If you're preparing for the Medical College Admission Test® (MCAT®), you will want to consult the experts. These selections from Kaplan's MCAT Question of the Day series can help you sharpen your skills as you prepare to begin your potential journey into medical training.

FAQs about med school

Get answers to all your biggest questions about getting into medical school, the application process, the MCAT and more. 

The questions below come from two of the four MCAT sections—biological and biochemical foundations of living systems, and psychological, social and biological foundations of behavior. The chemical and physical foundations of biological systems is covered in previous installments of this series. A fourth section, critical analysis and reasoning skills (commonly referred to as CARS), is based largely on inference.

Medicine can be a career that is both challenging and highly rewarding but figuring out a medical school's prerequisites and navigating the application process can be a challenge unto itself. For students preparing for medical school, the AMA pre-med glossary guide has the answers to frequently asked questions.

For those already in medical school, the AMA selected Kaplan as a preferred provider to support you in reaching your goal of passing the USMLE® or COMLEX-USA®. AMA members can save 30% on access to additional study resources, such as Kaplan's Qbank and High-yield courses.

Related Coverage

High-yield topics and the MCAT—what pre-meds should know

Question: A student is trying to determine the type of membrane transport occurring in a cell. She finds that the molecule to be transported is very large and polar, and when transported across the membrane, no energy is required. Which of the following is the most likely mechanism of transport?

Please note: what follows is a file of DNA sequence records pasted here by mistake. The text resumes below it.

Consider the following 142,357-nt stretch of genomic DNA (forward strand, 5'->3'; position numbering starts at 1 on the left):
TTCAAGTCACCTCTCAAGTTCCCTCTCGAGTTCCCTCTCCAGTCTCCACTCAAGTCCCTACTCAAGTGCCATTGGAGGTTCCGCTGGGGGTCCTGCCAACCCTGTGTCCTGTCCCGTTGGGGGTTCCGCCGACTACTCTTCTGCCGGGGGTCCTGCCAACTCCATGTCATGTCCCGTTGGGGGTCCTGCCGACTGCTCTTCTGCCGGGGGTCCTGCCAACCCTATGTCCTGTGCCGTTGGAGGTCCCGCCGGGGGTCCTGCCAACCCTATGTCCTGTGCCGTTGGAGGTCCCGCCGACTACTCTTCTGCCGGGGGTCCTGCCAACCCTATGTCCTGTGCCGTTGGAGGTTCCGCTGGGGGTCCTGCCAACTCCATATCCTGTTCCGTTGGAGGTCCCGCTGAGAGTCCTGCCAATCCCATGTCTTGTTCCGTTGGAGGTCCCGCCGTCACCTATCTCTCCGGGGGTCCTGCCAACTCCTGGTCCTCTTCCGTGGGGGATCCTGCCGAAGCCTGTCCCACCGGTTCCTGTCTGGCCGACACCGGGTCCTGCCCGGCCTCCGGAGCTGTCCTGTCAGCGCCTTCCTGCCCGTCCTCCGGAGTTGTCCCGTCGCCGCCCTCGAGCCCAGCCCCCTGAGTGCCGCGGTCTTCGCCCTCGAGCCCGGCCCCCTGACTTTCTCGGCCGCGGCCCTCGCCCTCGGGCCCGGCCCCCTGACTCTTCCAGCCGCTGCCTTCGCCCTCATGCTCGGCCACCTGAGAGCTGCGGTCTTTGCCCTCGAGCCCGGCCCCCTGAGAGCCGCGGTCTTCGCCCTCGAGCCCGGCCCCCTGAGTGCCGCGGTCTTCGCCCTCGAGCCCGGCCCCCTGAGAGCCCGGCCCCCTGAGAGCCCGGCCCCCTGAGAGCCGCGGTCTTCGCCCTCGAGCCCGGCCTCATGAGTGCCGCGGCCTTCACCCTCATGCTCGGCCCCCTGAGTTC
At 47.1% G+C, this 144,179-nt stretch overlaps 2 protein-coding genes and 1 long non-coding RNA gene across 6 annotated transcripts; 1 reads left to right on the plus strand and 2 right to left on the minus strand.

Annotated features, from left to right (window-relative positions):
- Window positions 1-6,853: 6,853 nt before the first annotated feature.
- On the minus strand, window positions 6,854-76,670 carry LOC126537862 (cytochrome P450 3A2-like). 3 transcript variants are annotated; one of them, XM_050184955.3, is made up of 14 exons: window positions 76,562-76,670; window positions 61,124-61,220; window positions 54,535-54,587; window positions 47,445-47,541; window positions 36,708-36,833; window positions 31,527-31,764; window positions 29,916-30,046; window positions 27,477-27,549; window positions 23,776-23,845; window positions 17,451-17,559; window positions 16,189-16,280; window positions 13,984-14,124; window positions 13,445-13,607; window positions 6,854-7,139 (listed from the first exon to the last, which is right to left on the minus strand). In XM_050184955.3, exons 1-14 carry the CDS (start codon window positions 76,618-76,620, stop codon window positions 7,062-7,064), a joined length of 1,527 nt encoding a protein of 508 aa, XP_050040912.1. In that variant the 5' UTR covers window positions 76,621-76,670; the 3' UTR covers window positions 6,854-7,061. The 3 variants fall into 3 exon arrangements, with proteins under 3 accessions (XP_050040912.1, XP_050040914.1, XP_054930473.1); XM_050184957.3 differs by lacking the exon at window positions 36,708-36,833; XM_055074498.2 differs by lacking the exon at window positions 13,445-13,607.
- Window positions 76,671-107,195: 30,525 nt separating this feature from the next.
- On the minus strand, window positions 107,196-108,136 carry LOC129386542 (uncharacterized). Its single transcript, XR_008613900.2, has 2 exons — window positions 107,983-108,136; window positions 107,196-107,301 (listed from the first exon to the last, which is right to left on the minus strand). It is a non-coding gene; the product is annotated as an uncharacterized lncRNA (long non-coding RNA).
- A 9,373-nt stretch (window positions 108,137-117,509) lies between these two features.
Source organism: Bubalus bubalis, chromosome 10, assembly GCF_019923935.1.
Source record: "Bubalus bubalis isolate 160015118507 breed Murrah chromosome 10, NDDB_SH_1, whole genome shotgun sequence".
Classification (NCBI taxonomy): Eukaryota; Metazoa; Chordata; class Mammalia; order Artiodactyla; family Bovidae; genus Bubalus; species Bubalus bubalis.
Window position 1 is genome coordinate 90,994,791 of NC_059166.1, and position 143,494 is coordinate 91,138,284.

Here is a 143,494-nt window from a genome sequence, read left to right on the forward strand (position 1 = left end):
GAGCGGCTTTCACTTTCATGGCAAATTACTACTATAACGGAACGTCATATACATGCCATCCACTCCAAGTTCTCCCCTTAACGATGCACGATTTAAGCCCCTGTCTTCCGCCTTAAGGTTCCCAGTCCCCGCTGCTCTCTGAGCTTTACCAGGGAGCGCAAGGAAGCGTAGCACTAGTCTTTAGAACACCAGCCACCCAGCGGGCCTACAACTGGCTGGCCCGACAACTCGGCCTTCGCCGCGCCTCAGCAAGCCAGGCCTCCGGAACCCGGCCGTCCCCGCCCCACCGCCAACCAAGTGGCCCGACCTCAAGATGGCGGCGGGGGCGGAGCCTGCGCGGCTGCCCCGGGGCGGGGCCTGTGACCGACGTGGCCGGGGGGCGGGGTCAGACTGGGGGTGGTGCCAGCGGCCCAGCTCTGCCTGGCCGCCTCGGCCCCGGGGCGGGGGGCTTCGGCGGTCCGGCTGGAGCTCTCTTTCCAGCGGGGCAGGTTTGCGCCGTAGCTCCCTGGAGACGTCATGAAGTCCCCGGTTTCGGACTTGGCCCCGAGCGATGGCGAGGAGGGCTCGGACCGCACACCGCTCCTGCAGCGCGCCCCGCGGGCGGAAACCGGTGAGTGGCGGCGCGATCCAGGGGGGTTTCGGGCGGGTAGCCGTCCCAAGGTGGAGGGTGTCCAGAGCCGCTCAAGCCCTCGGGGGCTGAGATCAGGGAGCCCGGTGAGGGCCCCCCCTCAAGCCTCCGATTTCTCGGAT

A. Active transport

B. Simple diffusion

C. Facilitated diffusion

D. Exocytosis

 

 

 

 

 

 

 

 

 

 

The correct answer is C.

Kaplan explains why: We are asked to identify the type of transport that would allow a large, polar molecule to cross the membrane without any energy expenditure. This scenario describes facilitated diffusion, which uses a transport protein—or channel—to facilitate the movement of large, polar molecules across the nonpolar, hydrophobic membrane. Facilitated diffusion, like simple diffusion, does not require energy, which explains why no ATP was consumed during this transport process.

Related Coverage

What premeds need to know about the 2021 MCAT testing cycle

Question: Prolonged vitamin B12 deficiency can be associated with subacute combined degeneration of the spinal cord. Patients with this disease have difficulty walking because they lose the ability to feel where their feet are in space. This represents a loss of:

A. Vestibular sense

B. Kinesthetic sense

C. Parallel processing

D. Feature detection

 

 

 

 

 

 

 

 

 

 

The correct answer is B.

Kaplan explains why: Kinesthetic sense, or proprioception, refers to the ability to tell where body parts are in three-dimensional space. The sensors for proprioception are found predominantly in the muscles and joints. Loss of vestibular sense, choice A, would also cause difficulty walking, but this would be due to a sense of dizziness or vertigo, not an inability to feel one's feet.

Active State Undo
15
Featured Stories